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Old 08-26-2019, 01:24 AM   #2549
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Thanks Mike, I 'll look into that material for the screw holes.
But I still don't have a plan for the cracks in the gelcoat, need something to cover the cracks for water-proofing and preventing them from worsening.
Mike is right about repair to the fiberglass section...epoxy the crap out of the holes and cracks in the fiberglass bulkhead.

For cracks in gelcoat, the easiest repair is a crack repair material, like:
https://www.amazon.com/FIBRE-GLASS-E.../dp/B00144ERW8

Unlike the bulk of fiberglass bulkheads and sheets (a three part medium = fiber, epoxy and hardner) the gelcoat is typically a single part material. Prep, Apply and Finish.



Best luck
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Old 08-26-2019, 10:24 AM   #2550
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Yes, thanks Steve. I think you and I saw that video at the same time. I am also looking at the Thixo Flexible epoxy because it is flexible and non-sag, for the vertical surfaces.
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Old 08-26-2019, 11:15 AM   #2551
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I repaired a crack in a fiberglass shower pan with a small tube of fiberglass patch from West Marine. Worked well and held through many showers and walking on it. WEST MARINE–Gel Coat Scratch Patch
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Yes, thanks Steve. I think you and I saw that video at the same time. I am also looking at the Thixo Flexible epoxy because it is flexible and non-sag, for the vertical surfaces.
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Old 08-26-2019, 03:04 PM   #2552
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Thanks Shadowrip. So yes today I ordered the EverCoat Marine Gel Coat Scratch Patch material, should be here in 3 days. My LED lights are supposed to come today, so I guess I'll prep the sites tomorrow.

In the meantime I've been doing some water-proofing in the garage. I did the ramp deck earlier this year, and during a rain in South Dakota I observed that the garage floor got very wet almost all the way to the front door, so I have been caulking all the seams and screwheads there.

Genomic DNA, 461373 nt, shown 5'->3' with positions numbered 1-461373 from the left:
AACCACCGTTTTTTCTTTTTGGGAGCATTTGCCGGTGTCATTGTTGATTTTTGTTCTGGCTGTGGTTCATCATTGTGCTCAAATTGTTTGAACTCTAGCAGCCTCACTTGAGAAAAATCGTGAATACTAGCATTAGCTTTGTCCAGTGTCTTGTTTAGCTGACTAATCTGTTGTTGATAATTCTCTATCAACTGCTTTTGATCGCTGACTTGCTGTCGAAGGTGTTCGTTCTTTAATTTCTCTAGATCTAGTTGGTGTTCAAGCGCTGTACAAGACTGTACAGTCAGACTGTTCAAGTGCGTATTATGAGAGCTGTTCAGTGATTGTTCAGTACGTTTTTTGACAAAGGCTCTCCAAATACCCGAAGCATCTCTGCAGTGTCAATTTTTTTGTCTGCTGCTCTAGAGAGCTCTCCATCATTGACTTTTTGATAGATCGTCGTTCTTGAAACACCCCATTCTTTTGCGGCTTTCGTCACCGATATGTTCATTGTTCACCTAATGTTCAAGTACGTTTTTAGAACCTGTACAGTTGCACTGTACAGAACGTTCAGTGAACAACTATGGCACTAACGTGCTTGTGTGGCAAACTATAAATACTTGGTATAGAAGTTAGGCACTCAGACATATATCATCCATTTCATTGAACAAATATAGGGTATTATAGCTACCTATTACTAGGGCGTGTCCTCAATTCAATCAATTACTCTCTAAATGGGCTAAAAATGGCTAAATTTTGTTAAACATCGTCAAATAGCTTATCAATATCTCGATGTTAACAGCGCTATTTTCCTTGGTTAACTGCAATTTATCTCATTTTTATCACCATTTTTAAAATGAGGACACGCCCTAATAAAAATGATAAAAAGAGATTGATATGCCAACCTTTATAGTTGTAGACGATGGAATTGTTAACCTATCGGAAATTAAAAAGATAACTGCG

I have been looking for something to use like a backer board material to fill in the dozens of tiny holes thru the rubber floor placed by the previous owner. Something to carry sealant down into the hole to seal the plywood and provide some structural support. I finally found something that works perfectly. My wife came home with a Costco deal of a gross of boxes of plastic dental picks. They have a fuzzy end that captures the sealant when dipped in it, and carries it down into the tiny hole.

I know this is certainly an "off book" use of a dental pick, but I've used these dozens of times and they work perfectly to seal those old rubber floor holes

If you blow up the below photo, you can see one of the small holes I'm talking about in the upper left between the tips of the paired picks. The pick on the right is shown sticking out of a hole. I will remove this, cut it off at where it is at floor level, hold it with a needle nose, dip in the caulk, and force it into the hole. Then counter sink it with the red handled flat ended tool. Weird, but effective.
[IMG][/IMG]
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Old 08-26-2019, 07:41 PM   #2553
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Thanks...
...I have been looking for something to use like a backer board material to fill in the dozens of tiny holes thru the rubber floor placed by the previous owner...
Hey! That's ingenious

Any idea what made all the holes in the flooring?

Best luck
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Old 08-26-2019, 08:37 PM   #2554
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No, I don't know what my OTL was mainly used for before me. The only clue I discovered in there was a map of fishing lakes in Idaho. When I purchased it with 5 years of service, it only had 12,000 miles on it, so it wasn't driven a lot. But the previous owner spent a lot of time securing some kind of equipment in the garage. Fishing poles and tackle and whatnot?
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Old 08-27-2019, 01:06 AM   #2555
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I was thinking golfer...those spiked shoes can have very sharp spikes.